Germany’s opposition to strengthening the European Financial Stability Facility (EFSF), the rescue vehicle of the euro zone, has to end, while the country’s insistence on a euro zone competitiveness pact is “necessary and politically clever.”
According to Reuters, the head of the BDA employers' association, Dieter Hundt, wrote in a German newspaper on Tuesday that while he supported a competitiveness pact as part of a comprehensive reform package, German opposition to increasing the funding for the EFSF should stop. In the newspaper Handelsblatt, Hundt wrote, "The question to be asked is what would be the impact on the markets and those speculators who always try to speculate against the euro."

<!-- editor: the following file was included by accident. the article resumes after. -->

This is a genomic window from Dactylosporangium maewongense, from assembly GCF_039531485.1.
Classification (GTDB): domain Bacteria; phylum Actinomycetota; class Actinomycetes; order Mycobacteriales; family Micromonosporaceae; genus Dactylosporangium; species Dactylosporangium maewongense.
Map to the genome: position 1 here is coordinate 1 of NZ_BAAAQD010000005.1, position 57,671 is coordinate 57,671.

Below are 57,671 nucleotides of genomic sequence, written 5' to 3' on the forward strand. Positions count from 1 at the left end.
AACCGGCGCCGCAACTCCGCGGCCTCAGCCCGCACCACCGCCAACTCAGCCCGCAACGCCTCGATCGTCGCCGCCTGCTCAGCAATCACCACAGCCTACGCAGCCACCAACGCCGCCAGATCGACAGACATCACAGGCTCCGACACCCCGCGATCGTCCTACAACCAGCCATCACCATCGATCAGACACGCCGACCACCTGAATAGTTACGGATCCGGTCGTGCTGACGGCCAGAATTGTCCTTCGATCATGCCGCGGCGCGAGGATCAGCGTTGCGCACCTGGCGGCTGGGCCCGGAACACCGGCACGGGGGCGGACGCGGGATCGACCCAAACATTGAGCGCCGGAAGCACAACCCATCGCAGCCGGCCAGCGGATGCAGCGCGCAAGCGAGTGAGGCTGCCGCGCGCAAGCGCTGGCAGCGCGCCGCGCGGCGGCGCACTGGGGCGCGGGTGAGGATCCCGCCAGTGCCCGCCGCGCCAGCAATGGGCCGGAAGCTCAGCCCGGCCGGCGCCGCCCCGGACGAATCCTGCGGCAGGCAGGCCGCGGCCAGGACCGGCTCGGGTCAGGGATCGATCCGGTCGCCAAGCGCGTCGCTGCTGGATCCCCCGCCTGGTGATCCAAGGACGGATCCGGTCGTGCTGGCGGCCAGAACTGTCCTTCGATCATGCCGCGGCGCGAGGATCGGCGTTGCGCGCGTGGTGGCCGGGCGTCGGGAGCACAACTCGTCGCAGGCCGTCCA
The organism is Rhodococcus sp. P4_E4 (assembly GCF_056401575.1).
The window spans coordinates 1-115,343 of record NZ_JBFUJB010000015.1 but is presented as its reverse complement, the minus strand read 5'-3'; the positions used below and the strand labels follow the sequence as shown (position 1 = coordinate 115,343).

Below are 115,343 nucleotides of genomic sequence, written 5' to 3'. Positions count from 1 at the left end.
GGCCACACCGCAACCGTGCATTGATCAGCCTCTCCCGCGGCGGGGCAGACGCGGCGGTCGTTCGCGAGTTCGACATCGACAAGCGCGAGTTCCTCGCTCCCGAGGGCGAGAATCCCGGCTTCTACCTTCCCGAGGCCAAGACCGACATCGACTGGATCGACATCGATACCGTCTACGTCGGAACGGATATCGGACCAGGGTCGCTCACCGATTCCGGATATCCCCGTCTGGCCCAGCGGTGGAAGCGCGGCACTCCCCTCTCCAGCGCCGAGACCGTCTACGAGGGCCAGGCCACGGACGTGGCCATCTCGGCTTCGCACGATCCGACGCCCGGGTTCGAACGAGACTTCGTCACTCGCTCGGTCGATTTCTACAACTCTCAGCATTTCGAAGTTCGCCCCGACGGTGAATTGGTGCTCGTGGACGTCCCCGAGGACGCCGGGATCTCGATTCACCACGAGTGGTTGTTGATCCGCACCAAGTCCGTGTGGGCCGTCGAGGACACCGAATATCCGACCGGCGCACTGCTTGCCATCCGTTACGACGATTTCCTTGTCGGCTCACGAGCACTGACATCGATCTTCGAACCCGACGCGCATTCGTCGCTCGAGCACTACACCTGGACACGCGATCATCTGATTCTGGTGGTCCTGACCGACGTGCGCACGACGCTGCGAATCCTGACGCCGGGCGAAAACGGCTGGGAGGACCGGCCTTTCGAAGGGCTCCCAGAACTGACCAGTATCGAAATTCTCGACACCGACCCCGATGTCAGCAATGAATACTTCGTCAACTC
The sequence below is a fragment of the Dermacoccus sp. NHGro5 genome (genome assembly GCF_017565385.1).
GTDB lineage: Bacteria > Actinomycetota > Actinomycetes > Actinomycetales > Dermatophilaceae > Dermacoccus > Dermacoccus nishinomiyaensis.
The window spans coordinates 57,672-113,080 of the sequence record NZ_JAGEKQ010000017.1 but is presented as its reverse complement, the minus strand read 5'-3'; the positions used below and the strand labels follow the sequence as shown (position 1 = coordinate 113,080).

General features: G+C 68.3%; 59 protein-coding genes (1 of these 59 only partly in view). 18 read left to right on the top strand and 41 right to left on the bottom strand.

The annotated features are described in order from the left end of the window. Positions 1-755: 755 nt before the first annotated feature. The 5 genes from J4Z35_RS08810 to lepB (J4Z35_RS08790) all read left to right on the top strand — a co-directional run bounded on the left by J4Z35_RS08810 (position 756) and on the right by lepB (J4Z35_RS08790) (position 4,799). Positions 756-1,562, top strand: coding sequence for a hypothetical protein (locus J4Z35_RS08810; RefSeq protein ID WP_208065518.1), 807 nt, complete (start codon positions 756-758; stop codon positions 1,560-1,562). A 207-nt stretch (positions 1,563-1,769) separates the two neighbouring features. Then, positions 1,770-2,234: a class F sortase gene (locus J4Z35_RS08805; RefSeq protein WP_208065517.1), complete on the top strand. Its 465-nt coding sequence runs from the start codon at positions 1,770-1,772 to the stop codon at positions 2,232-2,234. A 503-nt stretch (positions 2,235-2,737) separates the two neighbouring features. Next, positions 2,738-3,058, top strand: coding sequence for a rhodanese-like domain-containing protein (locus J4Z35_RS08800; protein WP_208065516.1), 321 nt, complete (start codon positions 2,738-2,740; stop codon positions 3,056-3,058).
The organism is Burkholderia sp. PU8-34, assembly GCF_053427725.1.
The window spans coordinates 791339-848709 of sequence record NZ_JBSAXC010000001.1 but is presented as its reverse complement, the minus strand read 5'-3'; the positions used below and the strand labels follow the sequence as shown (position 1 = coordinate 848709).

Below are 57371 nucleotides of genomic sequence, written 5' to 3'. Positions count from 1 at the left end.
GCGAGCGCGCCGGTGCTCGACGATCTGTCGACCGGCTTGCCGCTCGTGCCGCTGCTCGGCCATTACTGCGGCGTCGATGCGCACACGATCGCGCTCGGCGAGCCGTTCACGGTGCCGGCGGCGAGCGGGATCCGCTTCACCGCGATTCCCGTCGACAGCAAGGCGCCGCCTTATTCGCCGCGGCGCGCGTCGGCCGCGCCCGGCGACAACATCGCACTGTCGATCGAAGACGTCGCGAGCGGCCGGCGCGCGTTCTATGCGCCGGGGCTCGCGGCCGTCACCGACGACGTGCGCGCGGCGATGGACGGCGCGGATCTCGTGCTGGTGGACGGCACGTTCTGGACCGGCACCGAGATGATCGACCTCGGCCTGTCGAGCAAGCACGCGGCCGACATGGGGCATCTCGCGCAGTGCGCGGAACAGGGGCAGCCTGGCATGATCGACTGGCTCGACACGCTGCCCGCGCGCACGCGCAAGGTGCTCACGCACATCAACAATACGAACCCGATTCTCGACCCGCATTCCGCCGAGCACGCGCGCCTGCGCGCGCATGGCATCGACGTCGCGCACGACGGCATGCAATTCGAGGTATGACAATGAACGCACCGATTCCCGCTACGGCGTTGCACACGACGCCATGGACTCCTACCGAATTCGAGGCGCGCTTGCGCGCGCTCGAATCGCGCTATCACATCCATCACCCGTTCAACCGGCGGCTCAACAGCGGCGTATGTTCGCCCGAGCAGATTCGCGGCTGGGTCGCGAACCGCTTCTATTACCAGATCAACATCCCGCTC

Currently the nominal amount of the EFSF is 440 billion euros ($613 billion), but its practical limit because of guarantees and other restrictions is only 250 billion euros. The restrictions are necessary if the EFSF is to maintain its AAA rating, which allows it to borrow money on the world market at more reasonable rates.